LOUISVILLE, Ky. —
Tuesday is the day of the Primary Election in Kentucky. Voters will head to the polls to pick the candidates that will face off in November from each party.
The race for governor will be the race to watch, so we took a look at the top candidates and broke down their stances on some hot topics in the political realm. The candidates we list are the ones who have consistently polled at 5% or higher and we looked at their platforms, debates, interviews, and votes cast to compile this information.
On the Democratic side, we have Adam Edelen, Rocky Adkins, and Andy Beshear. For the Republican side, we have our current governor, Matt Bevin, and challenger Robert Goforth.
Medical Marijuana is a topic that all of the candidates more or less agree on. Edelen and Adkins have both said that they support the legalization of medical marijuana. Adkins is a cancer survivor, and he wants to make medical marijuana available to those who are also suffering from serious illnesses and chronic pain. Goforth has also sponsored bills that would legalize medical marijuana.
Governor Matt Bevin has said that he's open to signing a bill that would legalize it, but he would have to read it first before committing. Andy Beshear would want to put it on a ballot and let the people decide. He also said that if it came to a vote, he would vote in favor of it.
Kentucky is one of several states that has recently passed laws aimed at restricting or eliminating abortion access. This year's Republican candidates are essentially on the same page on this issue. Goforth has sponsored anti-abortion legislation, and Bevin has signed it.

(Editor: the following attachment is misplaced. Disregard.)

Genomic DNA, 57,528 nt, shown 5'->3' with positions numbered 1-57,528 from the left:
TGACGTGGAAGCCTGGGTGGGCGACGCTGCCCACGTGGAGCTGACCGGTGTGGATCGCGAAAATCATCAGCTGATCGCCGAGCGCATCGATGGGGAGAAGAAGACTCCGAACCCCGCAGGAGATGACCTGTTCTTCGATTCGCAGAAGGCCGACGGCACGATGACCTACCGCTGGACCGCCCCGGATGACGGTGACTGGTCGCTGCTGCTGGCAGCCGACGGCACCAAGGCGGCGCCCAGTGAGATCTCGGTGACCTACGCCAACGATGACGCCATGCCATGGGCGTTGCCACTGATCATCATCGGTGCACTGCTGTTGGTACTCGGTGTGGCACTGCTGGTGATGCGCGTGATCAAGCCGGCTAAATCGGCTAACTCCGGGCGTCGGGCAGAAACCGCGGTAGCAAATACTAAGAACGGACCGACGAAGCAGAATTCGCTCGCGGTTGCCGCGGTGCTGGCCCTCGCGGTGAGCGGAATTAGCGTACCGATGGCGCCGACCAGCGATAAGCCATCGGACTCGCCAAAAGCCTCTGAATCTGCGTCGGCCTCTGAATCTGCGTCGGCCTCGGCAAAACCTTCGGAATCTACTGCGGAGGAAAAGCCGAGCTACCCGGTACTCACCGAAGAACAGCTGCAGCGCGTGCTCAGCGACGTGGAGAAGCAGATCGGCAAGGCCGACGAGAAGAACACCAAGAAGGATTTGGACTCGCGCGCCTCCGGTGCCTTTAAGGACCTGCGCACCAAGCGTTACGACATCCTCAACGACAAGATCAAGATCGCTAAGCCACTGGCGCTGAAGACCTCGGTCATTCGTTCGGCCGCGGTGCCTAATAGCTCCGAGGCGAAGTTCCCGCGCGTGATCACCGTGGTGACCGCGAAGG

On the Democratic side, it's more of a mixed bag. Both Beshear and Edelen support Roe v. Wade remaining the law of the land. Adkins, on the other hand, is a member of the pro-life caucus in the Kentucky State legislature. He has also backed anti-abortion bills, but he hasn't agreed with all of them.
Kentucky's pension crisis may be the key issue of this year's election. Every candidate agrees that we are in a mess that needs to be cleaned up. Beshear and Adkins both say that Bevin's tactics have been wholly unsuccessful.
"When this governor tried to slash pensions, I went to the Supreme Court and personally argued for the promised pensions of more than 200,000 teachers, police officers, firefighters, EMS, social workers and nearly all city and county employees in Kentucky," Beshear said on his campaign website.
"What happened to educators and public employees during Matt Bevin's administration is inexcusable," Adkins says on his campaign website. Adkins also told WFPL that he is against privatizing public pensions.
Adam Edelen said that he hopes that modernizing the economy and rewriting the tax code will help provide the necessary revenue to pay for Kentucky's financially-ailing public pensions systems. He told the Lexington Herald-Leader that "protecting pensions isn't the best we can do, it's the least we can do."
Matt Bevin has defended his actions, saying that has attacked the pension crisis head-on. "I've never wavered from my original promise to give everything I have...to fix this problem," he said on his campaign website. He says he fought against political pressure and those who tried to come against him "because it was the right thing to do."
Robert Goforth says that pensions are a promise made to city employees and that it is a promise that cannot be broken. "We need to quit alarming people and start finding effective solutions," he says on his campaign website.